Resolution of liver biopsy alterations in three siblings with bile acid treatment of an inborn error of bile acid metabolism (Δ4-3-oxosteroid 5β-reductase deficiency)

Authors

  • Ynthia C. Daugherty M.D.,

    Corresponding author
    1. Departments of Pathology, University of Cincinnati School of Medicine, Children's Hospital Medical Center, Cincinnati, Ohio 45229
    2. Departments of Pediatrics, University of Cincinnati School of Medicine, Children's Hospital Medical Center, Cincinnati, Ohio 45229
    • Department of Pathology, Children's Hospital Medical Center, Elland and Bethesda Avenues, Cincinnati, OH 45229-7899
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  • Kenneth D. R. Setchell,

    1. Clinical Mass Spectrometry Laboratory, Children's Hospital Medical Center, Cincinnati, Ohio 45229
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  • James E. Heubi,

    1. Division of Gastroenterology, Children's Hospital Medical Center, Cincinnati, Ohio 45229
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  • William F. Ballstreri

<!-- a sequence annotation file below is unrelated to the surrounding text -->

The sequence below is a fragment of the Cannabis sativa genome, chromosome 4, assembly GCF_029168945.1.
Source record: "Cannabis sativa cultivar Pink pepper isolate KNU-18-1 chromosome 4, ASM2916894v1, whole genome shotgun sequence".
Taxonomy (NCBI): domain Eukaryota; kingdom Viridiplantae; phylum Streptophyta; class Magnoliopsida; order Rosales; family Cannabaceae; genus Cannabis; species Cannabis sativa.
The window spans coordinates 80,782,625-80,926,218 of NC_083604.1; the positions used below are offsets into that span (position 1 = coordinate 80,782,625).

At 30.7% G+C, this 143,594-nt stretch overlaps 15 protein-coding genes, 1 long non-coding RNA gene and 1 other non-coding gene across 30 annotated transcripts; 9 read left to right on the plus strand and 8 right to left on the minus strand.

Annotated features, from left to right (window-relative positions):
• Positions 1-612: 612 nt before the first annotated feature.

1. Division of Gastroenterology, Children's Hospital Medical Center, Cincinnati, Ohio 45229
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Abstract

Identical male twins and their brother, cholestatic from birth, with Δ4-3-oxosteroid 5δ-reductase deficiency, were studied by serial liver biopsy. Spectrometry documented defective primary bile acid synthesis and markedly increased levels of atypical oxo and allo bile acids in urine and serum. Hepatocellular cholestásis and giant-cell transformation resolved in parallel with clinical and biochemical recovery during oral bile acid administration. In the twins, portal fibrosis stabilized at a mild level; they are well as 5-yr-olds at this writing. Follow-up biopsy in their brother at 8 mo was normal, and he is doing well at 3 yr of age. Hepatic ultrastructural alterations in all three were characterized by abnormalities of bile canaliculi including small bile plugs, diverticulae and latticelike elaborations of hepatocellular membranes adjacent to bile canaliculi that were shown to have resolved completely on subsequent biopsies. Eight additional cases have been detected on urine screening; only two of these patients have survived, on bile acid therapy. Early diagnosis and treatment improves the prognosis of this otherwise lethal inborn error of bile acid synthesis. (HEPATOLOGY 1993; 18:1096-1101).

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